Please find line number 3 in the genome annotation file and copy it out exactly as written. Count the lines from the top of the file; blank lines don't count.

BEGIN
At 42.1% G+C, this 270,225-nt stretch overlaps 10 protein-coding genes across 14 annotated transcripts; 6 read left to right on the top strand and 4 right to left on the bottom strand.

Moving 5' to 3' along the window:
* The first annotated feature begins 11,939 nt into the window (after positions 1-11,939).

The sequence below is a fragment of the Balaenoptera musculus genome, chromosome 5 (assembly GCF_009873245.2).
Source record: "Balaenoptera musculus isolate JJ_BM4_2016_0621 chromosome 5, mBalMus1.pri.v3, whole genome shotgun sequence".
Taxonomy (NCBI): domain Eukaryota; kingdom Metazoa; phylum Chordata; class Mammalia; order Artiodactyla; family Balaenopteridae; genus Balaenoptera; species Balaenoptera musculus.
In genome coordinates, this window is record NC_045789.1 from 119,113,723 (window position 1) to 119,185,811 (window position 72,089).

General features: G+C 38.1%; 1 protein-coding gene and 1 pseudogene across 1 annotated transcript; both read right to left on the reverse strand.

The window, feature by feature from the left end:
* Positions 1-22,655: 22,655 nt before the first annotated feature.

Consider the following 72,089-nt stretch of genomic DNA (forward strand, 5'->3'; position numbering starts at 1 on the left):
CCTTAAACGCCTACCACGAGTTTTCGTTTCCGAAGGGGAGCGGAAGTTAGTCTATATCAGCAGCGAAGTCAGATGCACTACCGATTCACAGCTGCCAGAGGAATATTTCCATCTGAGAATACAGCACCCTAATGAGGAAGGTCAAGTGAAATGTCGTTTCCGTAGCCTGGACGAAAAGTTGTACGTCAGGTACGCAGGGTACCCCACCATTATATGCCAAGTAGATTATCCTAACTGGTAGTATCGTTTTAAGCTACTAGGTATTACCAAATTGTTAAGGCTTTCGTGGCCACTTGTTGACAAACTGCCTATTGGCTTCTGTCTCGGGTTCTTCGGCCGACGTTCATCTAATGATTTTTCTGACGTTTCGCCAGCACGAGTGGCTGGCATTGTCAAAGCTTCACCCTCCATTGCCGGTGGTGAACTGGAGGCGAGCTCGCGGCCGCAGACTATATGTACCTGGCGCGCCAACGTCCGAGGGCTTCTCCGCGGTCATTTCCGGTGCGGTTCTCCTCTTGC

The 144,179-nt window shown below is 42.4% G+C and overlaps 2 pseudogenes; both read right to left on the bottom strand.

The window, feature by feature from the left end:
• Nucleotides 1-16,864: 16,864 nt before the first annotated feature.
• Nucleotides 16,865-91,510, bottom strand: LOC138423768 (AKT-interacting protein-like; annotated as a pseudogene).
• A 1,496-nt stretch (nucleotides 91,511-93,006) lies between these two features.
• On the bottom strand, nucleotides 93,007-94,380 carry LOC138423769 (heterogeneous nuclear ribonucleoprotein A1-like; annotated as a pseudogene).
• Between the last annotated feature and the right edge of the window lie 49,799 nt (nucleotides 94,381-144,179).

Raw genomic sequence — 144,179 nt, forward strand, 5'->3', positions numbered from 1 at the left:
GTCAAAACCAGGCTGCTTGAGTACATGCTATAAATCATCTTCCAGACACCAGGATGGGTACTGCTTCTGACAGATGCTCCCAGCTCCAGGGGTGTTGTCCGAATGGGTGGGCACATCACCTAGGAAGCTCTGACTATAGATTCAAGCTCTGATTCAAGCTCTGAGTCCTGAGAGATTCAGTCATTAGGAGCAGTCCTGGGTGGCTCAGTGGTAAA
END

* The first annotated feature begins 11,939 nt into the window (after positions 1-11,939).